<![CDATA[Computers work in powers of two. This is because everything in a computer (well possibly not quite everything) is stored as 1s and 0s. As a result, any large numbers used in computers were generally expressed as powers of 2, the most notable is 210 = 1,024. This was close to 1,000 so it gained the metric prefix for 1000,
kilo. This allowed people to think of 1 kilobyte as “about 1000 bytes” – The difference was only 2.4% Of course as the prefixes got bigger, the differences got bigger. 1 megabyte is 1,048,576 bytes, off by 4.9%. Go all the way to a terabyte and you’re off by almost 10%.
10% is noticeable. The place you’ll notice is when you buy a hard drive. Hard drive manufacturers advertising using true metric prefixes (so 1 megabyte is 1,000,000 bytes). Windows on the other hand still reports in binary meaning the number on the box is smaller than the number you get. In fact Iomega used to put a warning saying so on their Zip drives: “1 megabyte = 1,000,000 bytes. The amount reported by your operating system may differ”.
A solution was found, although it has own problems. Amendment 2 to IEC 60027-2 was published that standardised the metric prefixes to have whole metric meanings when referring to computer data. The binary versions would be given new names with “bi” in the middle for “binary”.
This meant 1024 bytes would become a kibibyte – kilo binary byte. Well my first reaction is they sound awful. There is another problem that 1024 bits is a kibibit – kilo binary bit. This is ridiculous since a bit is binary digit (kilo binary binary digit?). Aesthetics aside they would solve the problems and I think would be a good thing for the average consumer since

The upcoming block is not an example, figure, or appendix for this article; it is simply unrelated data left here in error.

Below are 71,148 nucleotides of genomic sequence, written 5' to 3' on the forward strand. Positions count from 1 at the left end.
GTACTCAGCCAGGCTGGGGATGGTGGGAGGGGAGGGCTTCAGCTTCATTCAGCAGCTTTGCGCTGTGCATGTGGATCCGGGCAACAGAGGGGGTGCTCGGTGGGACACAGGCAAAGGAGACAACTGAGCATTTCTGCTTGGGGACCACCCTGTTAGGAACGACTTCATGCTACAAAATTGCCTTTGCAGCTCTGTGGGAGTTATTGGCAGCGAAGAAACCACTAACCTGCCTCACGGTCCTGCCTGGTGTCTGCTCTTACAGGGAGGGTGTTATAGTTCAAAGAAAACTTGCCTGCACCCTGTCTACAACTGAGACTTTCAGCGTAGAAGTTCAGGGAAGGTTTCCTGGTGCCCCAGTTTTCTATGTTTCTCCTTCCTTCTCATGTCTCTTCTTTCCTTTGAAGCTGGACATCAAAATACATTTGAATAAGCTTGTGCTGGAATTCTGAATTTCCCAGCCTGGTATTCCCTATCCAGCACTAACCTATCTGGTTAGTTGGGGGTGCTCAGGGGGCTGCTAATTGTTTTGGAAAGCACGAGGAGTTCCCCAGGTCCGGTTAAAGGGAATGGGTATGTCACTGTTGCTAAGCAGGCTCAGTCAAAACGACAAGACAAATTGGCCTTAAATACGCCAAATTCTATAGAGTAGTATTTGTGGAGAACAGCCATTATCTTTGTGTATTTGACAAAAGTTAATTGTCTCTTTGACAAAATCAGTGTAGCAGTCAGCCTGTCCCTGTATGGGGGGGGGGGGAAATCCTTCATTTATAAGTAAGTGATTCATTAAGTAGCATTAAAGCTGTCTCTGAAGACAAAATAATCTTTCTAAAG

k not meaning 1000 is just confusing. Except of course their use is wildly inconsistent – so much so to render the exercise pointless.
Windows doesn’t not use the new notation for binary prefixes, memory manufacturers (RAM) don’t use it. Storage manufacturers use the new notation for metric prefixes. Random people on the internet occasionally use the new notation for binary but most don’t.
There are other issues with the system overall that add to the confusion. Metric prefixes are in lower cases for small magnitudes and capitals for large magnitudes. Except for
k* which has mysteriously stayed lowercase. You should use kg, not Kg for kilogram for instance. Except they’ve decided the symbol for kibibyte should be KiB.
And then there are floppy disks. How much data can a floppy disk hold? 1.44Mb of course. But what kind of megabytes? If you said a binary one thinking that they’re old, you’d be wrong. If you said a metric one thinking they want to overquote their size, you’d also mysteriously be wrong. The truth is the 1.44Mb on a floppy disk is to prefixes what “television” is to classicists.** The actual capacity of a HD floppy is 1,474,560 bytes. Using “official” notation this is 1.474560 MB or 1.40625 MiB. So where did they get 1.44 from? Well 1,474,560 is actually equal to 1440 KiB (1,440 old kilobytes). In case that confuses you too much that means they used both style of prefixes, at once.** It almost makes sense. You could use the odd notation of 1.44 kKiB (1.44 * 1000 * 1024 bytes) but they just figured that two
ks make an
M. Well they do, but a
k and a
* Okay, technically hecto (h) and deca (da) are also in lower case but don’t think of using them in computers. daB = 8 bytes? hB = 128 bytes?
** A classicist is someone who studies “the classics”. That would be ancient Greece and Rome (and therefore ancient Greek and Latin). Television is made of two words, “tele” meaning “far” and “visus” meaning “vision”. The problem is that “tele” is Greek and “visus” is Latin. Incidentally, a pure Greek for “far seeing” could be “telescope” and “ultravision” is fairly close for Latin.
SI, MiB, KiB, MB, kB, prefixes, binary, metric]]>